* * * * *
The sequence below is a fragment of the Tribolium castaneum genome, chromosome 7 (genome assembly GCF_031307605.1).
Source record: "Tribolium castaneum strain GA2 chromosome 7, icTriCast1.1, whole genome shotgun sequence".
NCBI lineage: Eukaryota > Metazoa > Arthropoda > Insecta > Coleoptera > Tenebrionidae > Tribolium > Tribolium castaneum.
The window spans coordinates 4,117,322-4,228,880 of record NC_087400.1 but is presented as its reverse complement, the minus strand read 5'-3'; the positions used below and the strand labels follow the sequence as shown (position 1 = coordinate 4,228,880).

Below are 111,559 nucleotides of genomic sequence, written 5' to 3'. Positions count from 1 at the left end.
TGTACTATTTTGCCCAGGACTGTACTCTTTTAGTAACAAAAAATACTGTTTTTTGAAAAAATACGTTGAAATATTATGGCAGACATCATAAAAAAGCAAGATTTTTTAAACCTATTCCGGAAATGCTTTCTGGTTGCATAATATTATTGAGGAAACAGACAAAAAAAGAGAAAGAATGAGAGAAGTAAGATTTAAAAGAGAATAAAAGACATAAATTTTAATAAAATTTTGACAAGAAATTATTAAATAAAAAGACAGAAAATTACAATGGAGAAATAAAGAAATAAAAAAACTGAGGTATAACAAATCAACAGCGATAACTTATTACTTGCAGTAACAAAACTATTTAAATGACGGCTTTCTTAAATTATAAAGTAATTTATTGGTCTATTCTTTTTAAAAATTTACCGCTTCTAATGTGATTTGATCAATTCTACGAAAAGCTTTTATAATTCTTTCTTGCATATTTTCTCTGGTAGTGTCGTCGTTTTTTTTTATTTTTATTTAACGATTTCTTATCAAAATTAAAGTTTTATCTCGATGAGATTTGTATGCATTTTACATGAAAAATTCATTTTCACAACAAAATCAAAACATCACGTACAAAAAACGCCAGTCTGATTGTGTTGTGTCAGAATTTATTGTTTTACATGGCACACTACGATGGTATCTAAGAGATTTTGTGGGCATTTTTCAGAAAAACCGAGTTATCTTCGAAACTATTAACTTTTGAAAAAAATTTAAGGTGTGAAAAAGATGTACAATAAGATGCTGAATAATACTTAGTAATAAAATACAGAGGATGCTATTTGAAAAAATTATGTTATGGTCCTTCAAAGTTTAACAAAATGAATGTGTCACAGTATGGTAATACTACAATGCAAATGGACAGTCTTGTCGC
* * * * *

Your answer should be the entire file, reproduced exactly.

The sequence below is a fragment of the Tribolium castaneum genome, chromosome 7 (genome assembly GCF_031307605.1).
Source record: "Tribolium castaneum strain GA2 chromosome 7, icTriCast1.1, whole genome shotgun sequence".
NCBI lineage: Eukaryota > Metazoa > Arthropoda > Insecta > Coleoptera > Tenebrionidae > Tribolium > Tribolium castaneum.
The window spans coordinates 4,117,322-4,228,880 of record NC_087400.1 but is presented as its reverse complement, the minus strand read 5'-3'; the positions used below and the strand labels follow the sequence as shown (position 1 = coordinate 4,228,880).

Below are 111,559 nucleotides of genomic sequence, written 5' to 3'. Positions count from 1 at the left end.
TGTACTATTTTGCCCAGGACTGTACTCTTTTAGTAACAAAAAATACTGTTTTTTGAAAAAATACGTTGAAATATTATGGCAGACATCATAAAAAAGCAAGATTTTTTAAACCTATTCCGGAAATGCTTTCTGGTTGCATAATATTATTGAGGAAACAGACAAAAAAAGAGAAAGAATGAGAGAAGTAAGATTTAAAAGAGAATAAAAGACATAAATTTTAATAAAATTTTGACAAGAAATTATTAAATAAAAAGACAGAAAATTACAATGGAGAAATAAAGAAATAAAAAAACTGAGGTATAACAAATCAACAGCGATAACTTATTACTTGCAGTAACAAAACTATTTAAATGACGGCTTTCTTAAATTATAAAGTAATTTATTGGTCTATTCTTTTTAAAAATTTACCGCTTCTAATGTGATTTGATCAATTCTACGAAAAGCTTTTATAATTCTTTCTTGCATATTTTCTCTGGTAGTGTCGTCGTTTTTTTTTATTTTTATTTAACGATTTCTTATCAAAATTAAAGTTTTATCTCGATGAGATTTGTATGCATTTTACATGAAAAATTCATTTTCACAACAAAATCAAAACATCACGTACAAAAAACGCCAGTCTGATTGTGTTGTGTCAGAATTTATTGTTTTACATGGCACACTACGATGGTATCTAAGAGATTTTGTGGGCATTTTTCAGAAAAACCGAGTTATCTTCGAAACTATTAACTTTTGAAAAAAATTTAAGGTGTGAAAAAGATGTACAATAAGATGCTGAATAATACTTAGTAATAAAATACAGAGGATGCTATTTGAAAAAATTATGTTATGGTCCTTCAAAGTTTAACAAAATGAATGTGTCACAGTATGGTAATACTACAATGCAAATGGACAGTCTTGTCGC